Introduction to Cross Country

My horse Z has been jumping for years. He’s got a wonderful flatwork foundation that makes him very rideable and confident. But Z is a true skeptic about everything.  He’s open to reason, but he begins with being skeptical of the latest human plans for him.  Probably a good way for a horse to survive in this world.

I chose Loch Moy Farm for our first cross country outing for several reasons.  I know of no other venue better for introducing new horses to cross country jumps.  Loch Moy Farm is a first class facility. They have each question (jump type) beginning with almost miniature size and offer the same jump all the way up through advanced.  Once a greenie is introduced to the shape and structure of the jump, he can figure out where to look at it to make the jump. After that the height doesn’t matter as much until you reach that particular horse’s limit.  Loch Moy also has so many jumps to choose from which allows you to introduce your baby to the logs, while exposing them to almost every shape and size of jump imaginable.  It’s an easy transition to all that cross country jumping has to offer.

The walk up the hill takes nearly two minutes.

My goal is that each experience I plan for a horse end with success. To end with success, we have to do our best to begin successfully. This means considering how the horse will be the moment I get on.  If I think he will be nervous or excited, what can I do to help him work through that energy in a positive way?  In Z’s case, I knew he would be “up” since this was a completely new experience. The other horse with us had been xc schooling before but he was “up,” too.   Loch Moy has a unique design that is ideal for addressing unwanted energy.  The schooling course is high on a hill.  You can park on the schooling course or at the bottom of the hill. We parked at the bottom because the long walk up the hill is invaluable for burning off some of a horse’s nervous energy.  In the video, you can hear Z’s breathing. He’s fit, but he’s working to get up that hill.  This is an example of what I mean about considering how the horse will be when I get on. I could have saved time by parking on the schooling course, but that would not have set him up for success. The walk up the hill allowed him to begin to settle into our training session before I asked him to do anything challenging.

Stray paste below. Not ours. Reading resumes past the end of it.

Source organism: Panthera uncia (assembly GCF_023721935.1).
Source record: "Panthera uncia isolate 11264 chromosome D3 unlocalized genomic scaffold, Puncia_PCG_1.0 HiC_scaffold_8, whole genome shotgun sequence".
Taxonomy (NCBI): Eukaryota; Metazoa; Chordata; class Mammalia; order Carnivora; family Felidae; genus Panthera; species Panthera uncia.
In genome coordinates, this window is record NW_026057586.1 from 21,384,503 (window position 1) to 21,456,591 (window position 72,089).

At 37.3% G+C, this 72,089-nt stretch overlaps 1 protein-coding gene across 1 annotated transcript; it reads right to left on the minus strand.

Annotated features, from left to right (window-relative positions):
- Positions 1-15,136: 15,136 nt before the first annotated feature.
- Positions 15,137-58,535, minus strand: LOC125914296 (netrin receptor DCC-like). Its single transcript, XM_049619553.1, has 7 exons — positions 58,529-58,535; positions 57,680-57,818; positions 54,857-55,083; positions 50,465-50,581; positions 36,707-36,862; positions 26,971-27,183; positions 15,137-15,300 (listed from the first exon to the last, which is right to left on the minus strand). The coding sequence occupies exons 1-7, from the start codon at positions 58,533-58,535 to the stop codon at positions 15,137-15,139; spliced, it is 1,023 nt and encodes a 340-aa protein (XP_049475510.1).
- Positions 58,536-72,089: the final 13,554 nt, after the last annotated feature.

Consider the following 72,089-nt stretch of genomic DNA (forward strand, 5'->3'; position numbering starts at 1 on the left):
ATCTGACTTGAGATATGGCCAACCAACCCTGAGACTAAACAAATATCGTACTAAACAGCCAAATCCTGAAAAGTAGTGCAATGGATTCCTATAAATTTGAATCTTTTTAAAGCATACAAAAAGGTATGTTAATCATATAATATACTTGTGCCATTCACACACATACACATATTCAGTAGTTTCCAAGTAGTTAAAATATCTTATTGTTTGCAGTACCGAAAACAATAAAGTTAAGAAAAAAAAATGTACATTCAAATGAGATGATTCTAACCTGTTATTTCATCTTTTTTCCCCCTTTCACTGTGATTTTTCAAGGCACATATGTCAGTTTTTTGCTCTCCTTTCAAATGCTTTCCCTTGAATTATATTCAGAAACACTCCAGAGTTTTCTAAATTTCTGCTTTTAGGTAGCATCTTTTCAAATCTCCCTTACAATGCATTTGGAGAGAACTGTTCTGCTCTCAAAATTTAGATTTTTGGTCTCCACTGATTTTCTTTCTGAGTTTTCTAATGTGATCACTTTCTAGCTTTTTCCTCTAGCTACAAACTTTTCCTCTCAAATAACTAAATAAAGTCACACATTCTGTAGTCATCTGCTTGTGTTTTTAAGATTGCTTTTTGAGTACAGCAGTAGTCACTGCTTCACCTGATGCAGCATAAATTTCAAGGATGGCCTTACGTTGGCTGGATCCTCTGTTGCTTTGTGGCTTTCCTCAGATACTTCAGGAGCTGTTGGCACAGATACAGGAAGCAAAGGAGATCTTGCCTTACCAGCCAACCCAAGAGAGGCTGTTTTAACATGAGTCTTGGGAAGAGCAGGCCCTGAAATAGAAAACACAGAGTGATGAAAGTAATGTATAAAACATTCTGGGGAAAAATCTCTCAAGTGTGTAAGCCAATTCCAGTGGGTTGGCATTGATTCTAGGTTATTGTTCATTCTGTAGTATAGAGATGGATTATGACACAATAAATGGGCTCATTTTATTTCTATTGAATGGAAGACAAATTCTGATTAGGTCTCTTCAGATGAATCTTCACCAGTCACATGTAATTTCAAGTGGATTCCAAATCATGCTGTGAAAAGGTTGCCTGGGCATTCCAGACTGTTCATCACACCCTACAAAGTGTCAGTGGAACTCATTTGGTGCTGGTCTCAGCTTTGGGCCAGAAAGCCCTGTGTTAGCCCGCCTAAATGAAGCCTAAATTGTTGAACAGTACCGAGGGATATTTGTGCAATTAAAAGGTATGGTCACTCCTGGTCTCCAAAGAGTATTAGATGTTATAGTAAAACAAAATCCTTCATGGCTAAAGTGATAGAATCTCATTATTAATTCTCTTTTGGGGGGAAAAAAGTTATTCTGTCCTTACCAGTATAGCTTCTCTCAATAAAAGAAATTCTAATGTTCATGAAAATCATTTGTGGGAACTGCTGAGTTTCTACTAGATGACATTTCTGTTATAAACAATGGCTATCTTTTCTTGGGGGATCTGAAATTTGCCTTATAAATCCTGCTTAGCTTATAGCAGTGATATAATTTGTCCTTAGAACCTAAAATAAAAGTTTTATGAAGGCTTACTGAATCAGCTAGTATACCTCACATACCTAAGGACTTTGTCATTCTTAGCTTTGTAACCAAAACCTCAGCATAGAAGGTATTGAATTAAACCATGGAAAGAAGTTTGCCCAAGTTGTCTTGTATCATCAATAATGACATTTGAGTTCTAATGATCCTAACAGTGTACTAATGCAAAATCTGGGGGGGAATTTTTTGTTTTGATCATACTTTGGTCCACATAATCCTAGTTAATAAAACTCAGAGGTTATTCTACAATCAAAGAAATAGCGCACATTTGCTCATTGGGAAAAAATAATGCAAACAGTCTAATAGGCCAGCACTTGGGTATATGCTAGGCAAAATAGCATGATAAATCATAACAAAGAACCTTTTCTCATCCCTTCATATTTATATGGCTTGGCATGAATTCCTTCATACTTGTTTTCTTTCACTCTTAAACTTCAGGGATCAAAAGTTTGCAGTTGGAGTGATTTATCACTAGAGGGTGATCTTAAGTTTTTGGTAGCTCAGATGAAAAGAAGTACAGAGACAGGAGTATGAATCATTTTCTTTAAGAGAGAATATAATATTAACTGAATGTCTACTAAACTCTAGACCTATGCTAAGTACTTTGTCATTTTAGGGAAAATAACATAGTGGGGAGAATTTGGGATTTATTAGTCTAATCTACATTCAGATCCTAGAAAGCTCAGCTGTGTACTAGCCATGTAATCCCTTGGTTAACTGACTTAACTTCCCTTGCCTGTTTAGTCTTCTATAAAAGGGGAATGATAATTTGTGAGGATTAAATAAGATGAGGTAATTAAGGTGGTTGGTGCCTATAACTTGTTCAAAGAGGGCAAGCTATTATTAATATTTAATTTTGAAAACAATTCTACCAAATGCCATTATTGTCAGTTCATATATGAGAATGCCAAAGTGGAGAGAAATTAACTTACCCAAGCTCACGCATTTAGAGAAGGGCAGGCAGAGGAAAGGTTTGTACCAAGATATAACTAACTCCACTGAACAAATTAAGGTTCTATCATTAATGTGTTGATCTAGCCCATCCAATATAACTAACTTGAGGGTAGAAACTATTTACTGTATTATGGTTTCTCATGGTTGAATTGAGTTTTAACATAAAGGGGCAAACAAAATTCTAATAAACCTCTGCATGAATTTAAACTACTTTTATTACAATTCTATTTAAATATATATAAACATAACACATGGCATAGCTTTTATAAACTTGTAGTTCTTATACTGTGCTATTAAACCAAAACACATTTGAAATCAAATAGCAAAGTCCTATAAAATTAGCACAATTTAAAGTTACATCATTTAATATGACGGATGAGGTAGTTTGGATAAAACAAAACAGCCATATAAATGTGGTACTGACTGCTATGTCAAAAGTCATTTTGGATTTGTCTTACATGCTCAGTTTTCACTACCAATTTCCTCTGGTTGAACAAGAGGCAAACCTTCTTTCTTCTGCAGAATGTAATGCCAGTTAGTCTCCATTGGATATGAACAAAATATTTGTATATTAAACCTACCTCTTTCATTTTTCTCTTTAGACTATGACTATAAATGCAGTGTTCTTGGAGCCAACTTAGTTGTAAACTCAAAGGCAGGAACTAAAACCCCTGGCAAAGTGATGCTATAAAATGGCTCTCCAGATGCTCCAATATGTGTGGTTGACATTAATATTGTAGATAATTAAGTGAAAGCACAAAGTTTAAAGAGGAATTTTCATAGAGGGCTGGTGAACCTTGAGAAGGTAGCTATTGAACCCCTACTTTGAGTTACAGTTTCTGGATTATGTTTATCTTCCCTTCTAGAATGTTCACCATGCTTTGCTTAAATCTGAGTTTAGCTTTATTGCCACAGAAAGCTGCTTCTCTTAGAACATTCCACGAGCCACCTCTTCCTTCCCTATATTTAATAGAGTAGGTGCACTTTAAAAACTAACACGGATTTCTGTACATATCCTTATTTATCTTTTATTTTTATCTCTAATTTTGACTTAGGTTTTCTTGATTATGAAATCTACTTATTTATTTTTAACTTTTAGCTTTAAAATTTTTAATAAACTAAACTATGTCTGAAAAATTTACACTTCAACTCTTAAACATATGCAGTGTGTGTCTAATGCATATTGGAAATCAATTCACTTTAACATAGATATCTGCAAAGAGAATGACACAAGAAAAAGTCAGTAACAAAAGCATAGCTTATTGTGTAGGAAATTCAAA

Once on the schooling course, we continued to emphasize relaxation. We took a lot of time walking the course to show the horses where they would work on this day. We then did a pass around the perimeter at the trot and finally at a slow, relaxing gallop.  This gave them time to relax and find comfort. Achieving relaxation must be the goal before beginning jump schooling. To begin jumping when the horse has anxiety or is excited means coupling that emotion with the activity. That is never a positive experience for the horse. Waiting until the horse can relax, no matter how long this takes, ensures the horse learns to jump while relaxed. If I can’t get the horse to relax, I don’t jump. If all he does is stand around or walk around on the course that day, I’m okay with it because I’m training for the future. My training decisions are guided by what’s best for the horse, not what I want to do. A positive experience is paramount and something I can build on. This can be time consuming and even frustrating initially, but it’s worth the investment. The next time we come the horse will be more settled because nothing bad or exciting happened the last time. Eventually, in each horse’s own time, we will arrive at a place in his training where he can perform while relaxing and enjoying his work.

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